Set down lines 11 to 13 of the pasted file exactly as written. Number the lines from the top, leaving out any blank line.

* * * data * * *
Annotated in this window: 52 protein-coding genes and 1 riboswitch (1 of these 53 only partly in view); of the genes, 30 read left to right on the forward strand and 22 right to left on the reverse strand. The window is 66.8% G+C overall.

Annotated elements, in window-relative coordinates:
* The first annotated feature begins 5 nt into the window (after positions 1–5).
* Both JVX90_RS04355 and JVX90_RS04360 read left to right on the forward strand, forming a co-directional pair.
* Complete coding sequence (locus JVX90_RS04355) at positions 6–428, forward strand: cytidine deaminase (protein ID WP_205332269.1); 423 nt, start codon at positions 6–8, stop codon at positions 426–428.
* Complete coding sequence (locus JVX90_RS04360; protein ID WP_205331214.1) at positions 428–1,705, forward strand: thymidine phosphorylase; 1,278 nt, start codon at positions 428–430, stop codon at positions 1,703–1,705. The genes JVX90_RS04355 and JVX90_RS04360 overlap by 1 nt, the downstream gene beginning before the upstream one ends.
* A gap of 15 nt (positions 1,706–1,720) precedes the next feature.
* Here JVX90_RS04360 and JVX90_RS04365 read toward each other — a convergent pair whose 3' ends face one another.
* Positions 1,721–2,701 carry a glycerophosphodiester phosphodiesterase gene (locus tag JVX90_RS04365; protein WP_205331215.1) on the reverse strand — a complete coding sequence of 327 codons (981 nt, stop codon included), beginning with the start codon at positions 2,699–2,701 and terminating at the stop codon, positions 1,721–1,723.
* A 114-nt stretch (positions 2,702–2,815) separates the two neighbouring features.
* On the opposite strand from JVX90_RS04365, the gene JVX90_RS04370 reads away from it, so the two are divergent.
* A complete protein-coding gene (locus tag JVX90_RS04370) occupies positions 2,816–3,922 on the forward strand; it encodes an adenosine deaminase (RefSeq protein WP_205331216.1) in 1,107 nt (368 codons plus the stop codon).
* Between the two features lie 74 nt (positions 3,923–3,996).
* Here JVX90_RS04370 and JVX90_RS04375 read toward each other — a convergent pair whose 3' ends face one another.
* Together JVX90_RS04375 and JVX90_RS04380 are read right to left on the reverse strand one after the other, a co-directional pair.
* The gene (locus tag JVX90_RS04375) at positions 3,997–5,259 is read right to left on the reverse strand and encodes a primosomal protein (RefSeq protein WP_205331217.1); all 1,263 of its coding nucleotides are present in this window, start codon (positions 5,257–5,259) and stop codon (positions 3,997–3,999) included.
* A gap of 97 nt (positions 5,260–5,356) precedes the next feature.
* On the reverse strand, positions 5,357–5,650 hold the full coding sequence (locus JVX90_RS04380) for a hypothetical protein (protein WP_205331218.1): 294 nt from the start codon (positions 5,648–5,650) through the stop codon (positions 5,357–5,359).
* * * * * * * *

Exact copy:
* On the opposite strand from JVX90_RS04365, the gene JVX90_RS04370 reads away from it, so the two are divergent.
* A complete protein-coding gene (locus tag JVX90_RS04370) occupies positions 2,816–3,922 on the forward strand; it encodes an adenosine deaminase (RefSeq protein WP_205331216.1) in 1,107 nt (368 codons plus the stop codon).
* Between the two features lie 74 nt (positions 3,923–3,996).